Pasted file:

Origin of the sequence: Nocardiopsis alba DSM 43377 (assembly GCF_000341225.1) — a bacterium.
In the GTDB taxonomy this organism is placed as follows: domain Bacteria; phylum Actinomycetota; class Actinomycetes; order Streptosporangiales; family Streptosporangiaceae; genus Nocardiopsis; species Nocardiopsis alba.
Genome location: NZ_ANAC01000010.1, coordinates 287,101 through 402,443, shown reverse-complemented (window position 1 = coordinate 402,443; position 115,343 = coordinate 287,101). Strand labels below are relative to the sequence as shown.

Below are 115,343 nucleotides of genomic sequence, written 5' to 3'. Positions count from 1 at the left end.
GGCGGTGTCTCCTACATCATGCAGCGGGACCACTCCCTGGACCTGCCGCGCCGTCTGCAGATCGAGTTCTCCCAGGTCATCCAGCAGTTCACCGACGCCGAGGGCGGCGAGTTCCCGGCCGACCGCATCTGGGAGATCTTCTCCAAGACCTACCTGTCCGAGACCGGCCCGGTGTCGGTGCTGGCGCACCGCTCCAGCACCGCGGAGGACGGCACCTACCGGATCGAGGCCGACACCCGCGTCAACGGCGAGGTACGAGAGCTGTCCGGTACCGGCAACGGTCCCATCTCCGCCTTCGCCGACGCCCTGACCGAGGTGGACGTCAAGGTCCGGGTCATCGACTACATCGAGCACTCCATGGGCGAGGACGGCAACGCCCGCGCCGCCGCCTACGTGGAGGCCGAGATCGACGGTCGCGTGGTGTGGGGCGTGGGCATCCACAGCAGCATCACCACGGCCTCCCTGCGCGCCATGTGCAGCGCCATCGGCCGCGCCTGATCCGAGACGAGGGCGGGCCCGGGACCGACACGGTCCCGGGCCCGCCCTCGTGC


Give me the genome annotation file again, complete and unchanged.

Origin of the sequence: Nocardiopsis alba DSM 43377 (assembly GCF_000341225.1) — a bacterium.
In the GTDB taxonomy this organism is placed as follows: domain Bacteria; phylum Actinomycetota; class Actinomycetes; order Streptosporangiales; family Streptosporangiaceae; genus Nocardiopsis; species Nocardiopsis alba.
Genome location: NZ_ANAC01000010.1, coordinates 287,101 through 402,443, shown reverse-complemented (window position 1 = coordinate 402,443; position 115,343 = coordinate 287,101). Strand labels below are relative to the sequence as shown.

Below are 115,343 nucleotides of genomic sequence, written 5' to 3'. Positions count from 1 at the left end.
GGCGGTGTCTCCTACATCATGCAGCGGGACCACTCCCTGGACCTGCCGCGCCGTCTGCAGATCGAGTTCTCCCAGGTCATCCAGCAGTTCACCGACGCCGAGGGCGGCGAGTTCCCGGCCGACCGCATCTGGGAGATCTTCTCCAAGACCTACCTGTCCGAGACCGGCCCGGTGTCGGTGCTGGCGCACCGCTCCAGCACCGCGGAGGACGGCACCTACCGGATCGAGGCCGACACCCGCGTCAACGGCGAGGTACGAGAGCTGTCCGGTACCGGCAACGGTCCCATCTCCGCCTTCGCCGACGCCCTGACCGAGGTGGACGTCAAGGTCCGGGTCATCGACTACATCGAGCACTCCATGGGCGAGGACGGCAACGCCCGCGCCGCCGCCTACGTGGAGGCCGAGATCGACGGTCGCGTGGTGTGGGGCGTGGGCATCCACAGCAGCATCACCACGGCCTCCCTGCGCGCCATGTGCAGCGCCATCGGCCGCGCCTGATCCGAGACGAGGGCGGGCCCGGGACCGACACGGTCCCGGGCCCGCCCTCGTGC